Who is winning the U.S. smartphone battle? That’s a rhetorical question asked by market share research firm Nielsen, and the company’s rhetorical answer was, “The answer depends on whether you’re looking at operating systems or manufacturers.” The less rhetorical version is that Google is winning the battle for operating system market share, while Apple and Research In Motion are winning the hardware battle.
From November of 2010 to January of 2011, Android devices usurped both Apple’s iPhone and RIM’s BlackBerry platform to take 29% of the smartphone market in the U.S. Apple is now tied with RIM for #2, each with 27% of the market.
In a report, Nielsen wrote, “But an analysis by manufacturer shows RIM and Apple to be the winners compared to other device makers since they are the only ones creating and selling smartphones with their respective operating systems.”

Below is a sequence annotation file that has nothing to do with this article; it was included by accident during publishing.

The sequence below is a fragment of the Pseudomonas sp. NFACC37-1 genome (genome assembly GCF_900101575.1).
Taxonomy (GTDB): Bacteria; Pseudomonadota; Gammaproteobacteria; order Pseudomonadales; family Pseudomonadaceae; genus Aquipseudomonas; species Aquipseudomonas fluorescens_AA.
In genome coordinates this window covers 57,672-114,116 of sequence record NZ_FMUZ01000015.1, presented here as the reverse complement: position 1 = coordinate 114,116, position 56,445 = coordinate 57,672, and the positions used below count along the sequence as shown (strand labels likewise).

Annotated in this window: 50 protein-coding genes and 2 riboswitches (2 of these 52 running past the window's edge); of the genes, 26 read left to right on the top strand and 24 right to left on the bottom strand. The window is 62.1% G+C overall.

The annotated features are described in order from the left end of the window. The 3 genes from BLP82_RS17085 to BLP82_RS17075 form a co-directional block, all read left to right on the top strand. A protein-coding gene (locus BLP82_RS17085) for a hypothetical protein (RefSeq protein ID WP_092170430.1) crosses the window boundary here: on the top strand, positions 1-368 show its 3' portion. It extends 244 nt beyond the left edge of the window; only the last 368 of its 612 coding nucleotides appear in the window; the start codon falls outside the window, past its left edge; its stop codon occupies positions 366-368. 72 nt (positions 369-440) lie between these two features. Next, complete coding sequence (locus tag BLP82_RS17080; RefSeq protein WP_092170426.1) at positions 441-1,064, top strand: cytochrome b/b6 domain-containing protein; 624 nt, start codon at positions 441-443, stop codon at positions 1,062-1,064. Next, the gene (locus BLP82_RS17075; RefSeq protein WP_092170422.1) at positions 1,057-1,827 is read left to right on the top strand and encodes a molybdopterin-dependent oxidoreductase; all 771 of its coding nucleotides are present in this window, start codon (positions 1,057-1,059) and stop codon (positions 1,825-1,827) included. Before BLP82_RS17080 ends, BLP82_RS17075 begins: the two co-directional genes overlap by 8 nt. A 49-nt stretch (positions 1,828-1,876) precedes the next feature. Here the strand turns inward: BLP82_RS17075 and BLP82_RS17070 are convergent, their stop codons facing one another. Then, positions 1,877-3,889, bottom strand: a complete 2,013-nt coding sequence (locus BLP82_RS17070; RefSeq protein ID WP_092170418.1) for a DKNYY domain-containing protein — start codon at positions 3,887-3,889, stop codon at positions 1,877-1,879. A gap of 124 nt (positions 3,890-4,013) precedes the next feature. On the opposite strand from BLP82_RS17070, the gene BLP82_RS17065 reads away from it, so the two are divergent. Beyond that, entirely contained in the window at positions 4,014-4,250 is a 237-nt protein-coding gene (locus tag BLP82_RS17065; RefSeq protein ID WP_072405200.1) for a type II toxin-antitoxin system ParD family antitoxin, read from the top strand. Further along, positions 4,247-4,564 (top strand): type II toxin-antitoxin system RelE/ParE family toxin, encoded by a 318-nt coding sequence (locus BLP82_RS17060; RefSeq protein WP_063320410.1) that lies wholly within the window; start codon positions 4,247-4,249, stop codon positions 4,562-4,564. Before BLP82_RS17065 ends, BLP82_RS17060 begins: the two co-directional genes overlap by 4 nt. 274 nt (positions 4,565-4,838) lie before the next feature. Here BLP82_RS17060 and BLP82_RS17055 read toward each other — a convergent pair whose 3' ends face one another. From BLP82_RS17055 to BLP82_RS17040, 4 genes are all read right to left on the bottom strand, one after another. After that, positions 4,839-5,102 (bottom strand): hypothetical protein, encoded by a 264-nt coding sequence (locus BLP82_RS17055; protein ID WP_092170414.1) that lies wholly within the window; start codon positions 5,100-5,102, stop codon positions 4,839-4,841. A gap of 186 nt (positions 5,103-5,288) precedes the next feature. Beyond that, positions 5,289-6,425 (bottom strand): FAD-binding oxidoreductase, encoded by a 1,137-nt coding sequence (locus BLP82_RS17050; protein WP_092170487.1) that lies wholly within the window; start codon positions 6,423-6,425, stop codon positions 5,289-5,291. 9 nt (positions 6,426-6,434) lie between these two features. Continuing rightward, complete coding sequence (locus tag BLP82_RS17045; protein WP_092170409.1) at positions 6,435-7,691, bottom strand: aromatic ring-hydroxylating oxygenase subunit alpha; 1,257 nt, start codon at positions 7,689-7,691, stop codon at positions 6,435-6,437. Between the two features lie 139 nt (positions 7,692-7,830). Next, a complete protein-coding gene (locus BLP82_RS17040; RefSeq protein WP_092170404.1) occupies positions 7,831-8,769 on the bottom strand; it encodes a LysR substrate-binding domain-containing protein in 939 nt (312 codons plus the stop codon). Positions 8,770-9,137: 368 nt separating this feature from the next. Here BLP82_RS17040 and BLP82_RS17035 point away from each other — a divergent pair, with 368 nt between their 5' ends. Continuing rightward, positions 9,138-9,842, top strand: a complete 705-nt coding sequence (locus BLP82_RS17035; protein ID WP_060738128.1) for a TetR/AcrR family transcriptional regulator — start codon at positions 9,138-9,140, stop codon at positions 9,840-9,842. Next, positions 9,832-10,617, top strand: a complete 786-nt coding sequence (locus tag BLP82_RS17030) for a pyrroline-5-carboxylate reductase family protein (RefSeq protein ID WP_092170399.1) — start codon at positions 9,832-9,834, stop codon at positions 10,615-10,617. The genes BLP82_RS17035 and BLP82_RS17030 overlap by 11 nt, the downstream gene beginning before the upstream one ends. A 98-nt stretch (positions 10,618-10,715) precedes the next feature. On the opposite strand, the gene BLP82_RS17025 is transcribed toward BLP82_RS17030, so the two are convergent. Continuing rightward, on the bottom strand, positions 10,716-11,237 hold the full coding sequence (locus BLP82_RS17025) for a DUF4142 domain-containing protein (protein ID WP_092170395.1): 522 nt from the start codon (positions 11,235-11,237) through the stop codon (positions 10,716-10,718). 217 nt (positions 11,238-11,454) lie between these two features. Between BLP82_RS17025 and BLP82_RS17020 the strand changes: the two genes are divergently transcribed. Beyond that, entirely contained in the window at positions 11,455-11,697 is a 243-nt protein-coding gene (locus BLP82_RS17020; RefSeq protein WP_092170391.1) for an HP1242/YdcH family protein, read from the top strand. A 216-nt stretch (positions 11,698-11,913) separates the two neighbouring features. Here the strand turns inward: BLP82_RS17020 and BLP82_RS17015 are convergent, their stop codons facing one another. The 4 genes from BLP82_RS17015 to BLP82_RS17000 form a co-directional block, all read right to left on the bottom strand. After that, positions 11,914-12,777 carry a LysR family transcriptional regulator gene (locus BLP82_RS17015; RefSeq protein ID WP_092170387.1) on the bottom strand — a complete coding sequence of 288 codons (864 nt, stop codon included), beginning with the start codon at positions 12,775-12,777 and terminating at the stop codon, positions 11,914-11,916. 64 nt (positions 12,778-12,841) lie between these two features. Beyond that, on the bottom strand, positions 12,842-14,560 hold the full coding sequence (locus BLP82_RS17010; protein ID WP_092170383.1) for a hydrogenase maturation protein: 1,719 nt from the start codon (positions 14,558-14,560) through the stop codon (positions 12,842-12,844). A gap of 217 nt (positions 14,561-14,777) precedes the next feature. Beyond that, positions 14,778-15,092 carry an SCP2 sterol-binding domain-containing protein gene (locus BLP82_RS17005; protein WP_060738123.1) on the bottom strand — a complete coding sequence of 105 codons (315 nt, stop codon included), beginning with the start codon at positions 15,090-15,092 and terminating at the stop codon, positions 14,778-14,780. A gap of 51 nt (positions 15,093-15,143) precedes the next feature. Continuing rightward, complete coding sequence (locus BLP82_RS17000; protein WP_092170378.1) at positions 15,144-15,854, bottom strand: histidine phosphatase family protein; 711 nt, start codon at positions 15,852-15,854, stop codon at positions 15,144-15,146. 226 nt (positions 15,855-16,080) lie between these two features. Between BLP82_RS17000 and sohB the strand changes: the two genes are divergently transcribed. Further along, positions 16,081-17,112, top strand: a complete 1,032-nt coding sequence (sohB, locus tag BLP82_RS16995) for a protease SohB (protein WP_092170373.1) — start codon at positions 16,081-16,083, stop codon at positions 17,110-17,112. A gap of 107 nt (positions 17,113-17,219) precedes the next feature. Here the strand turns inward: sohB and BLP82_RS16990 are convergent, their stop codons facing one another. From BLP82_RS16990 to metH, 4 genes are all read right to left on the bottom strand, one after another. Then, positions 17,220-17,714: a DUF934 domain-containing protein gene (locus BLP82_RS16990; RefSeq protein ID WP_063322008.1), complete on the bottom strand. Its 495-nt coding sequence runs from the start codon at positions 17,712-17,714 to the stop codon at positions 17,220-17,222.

That’s laid out in the chart below, which shows Apple and BlackBerry with the lion’s share of device sales, with HTC as the #3 hardware maker with a combined total of Android and Windows Mobile and Windows Phone 7 devices accounting for 19% of the market.
We should also note that until this time frame, RIM was the market share leader in the U.S., making both Apple’s and Android’s ascendancy a notable event.
Nielsen released another chart showing the age breakdown of users across operating systems for smartphones. Android, iPhone (iOS), and BlackBerry were all pretty close in their demographics, but we did notice that there are fewer Android users above the age of 55, while there are more Android users from 18-24.
Covering the three months between November and January, the company’s findings predate the release of Apple’s iPhone 4 on the Verizon network, and it’s a guarantee that analysts (and pundits) will be watching for market share reports after the mid-February release of the Verizon iPhone.